For instance, if this methane waste and the associated state tax and royalty revenue was captured, the state could increase pre-K enrollment by 50 percent and allow 5,000 more New Mexico kids access to quality early childhood education, according to education advocates New Mexico Voices for Children.
Interior Secretary Ryan Zinke’s decision to gut the Bureau of Land Management methane waste rule means our state will lose out on millions of dollars in royalty revenue that is desperately needed to fund our schools. It makes no sense to waste our resources and tax dollars, especially when it puts our kids’ education on the line. New Mexico’s kids need leaders who will stand up to waste and defend their right to a good education.
Amber Wallin, deputy director of New Mexico Voices for Children, says the 50-state report shows the national average of young parents is 10 percent, but in New Mexico, it's 16 percent. "Those young people are facing the same challenges that all young people are facing, things like finishing high school or maybe going into college, getting their first jobs, learning how to manage money and increase their earning potential," she points out. Her organization, which includes New Mexico Kids Count, maintains one way to improve outcomes for young parent families is to increase home-visiting programs and coaching for first-time parents.
The numbers, while encouraging, are not necessarily a comprehensive look at childhood poverty, says Sharon Kayne, communications director for child advocacy group New Mexico Voices for Children. Kayne pointed out that the poverty line referenced by these statistics is drastically low, around $20,000 a year for a family of three and about $25,000 for a family of four. So, even though the official count holds that 30 percent of New Mexico’s children are living in poverty, Kayne said the percentage of children who struggle with poverty-induced stress on a day-to-day basis is certainly higher.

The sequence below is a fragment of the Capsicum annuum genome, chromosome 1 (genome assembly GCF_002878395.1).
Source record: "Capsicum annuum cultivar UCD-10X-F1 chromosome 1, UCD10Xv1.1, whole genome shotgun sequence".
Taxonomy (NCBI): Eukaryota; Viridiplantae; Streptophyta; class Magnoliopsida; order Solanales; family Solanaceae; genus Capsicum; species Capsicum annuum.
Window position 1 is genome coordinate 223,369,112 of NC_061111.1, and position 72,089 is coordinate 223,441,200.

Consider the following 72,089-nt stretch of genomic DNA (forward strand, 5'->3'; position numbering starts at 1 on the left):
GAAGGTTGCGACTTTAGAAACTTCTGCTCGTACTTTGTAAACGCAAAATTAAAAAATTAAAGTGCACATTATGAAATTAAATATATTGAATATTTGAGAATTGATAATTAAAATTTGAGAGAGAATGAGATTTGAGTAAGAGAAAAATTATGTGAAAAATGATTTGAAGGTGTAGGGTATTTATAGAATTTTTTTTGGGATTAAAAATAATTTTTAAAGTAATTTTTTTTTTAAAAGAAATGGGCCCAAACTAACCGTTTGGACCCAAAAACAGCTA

Pediatric society president Brian Etheridge said it’s a resource for voters to hear from candidates on more detailed questions. "What we're trying to do is draw attention to various issues that obviously affect children," Etheridge said.
A new study by Voices for Children found that the state minimum wage will only purchase $6.30 of the $7.50 buying power it had nine years ago. To keep pace with inflation, the new rate would need to be $8.95 an hour. “Given our rate of child poverty, which is the highest in the nation, it’s unconscionable that we haven’t raised the minimum wage to help New Mexico’s hard-working families and our economy,” Jimenez argues.
“Unfortunately, children are not necessarily a topic of conversation when it comes to elections. People talk about jobs and the economy, which are all very important to child well-being, but there are other issues and we wanted to get some of those out there,” said Sharon Kayne, communications director for NM Voices.
“That means that New Mexico will receive fewer Medicaid dollars, fewer SNAP dollars, fewer Title 1 grants for schools, less money for our school lunch program, and less funding for Head Start,” said Amber Wallin, deputy director of New Mexico Voices for Children.
It's never easy to admit that our home has a problem. Just look at the latest KIDS COUNT report released by New Mexico Voices for Children. New Mexico ranks dead last in overall child well-being. The factors in the report make kids in our state susceptible to becoming victims of sex trafficking.
"We've tried to tax cut and budget cut our way to prosperity. This data shows that clearly didn't work, we need a change of direction,” Jimenez said. “It's clear that our elected officials are not doing enough to invest in children."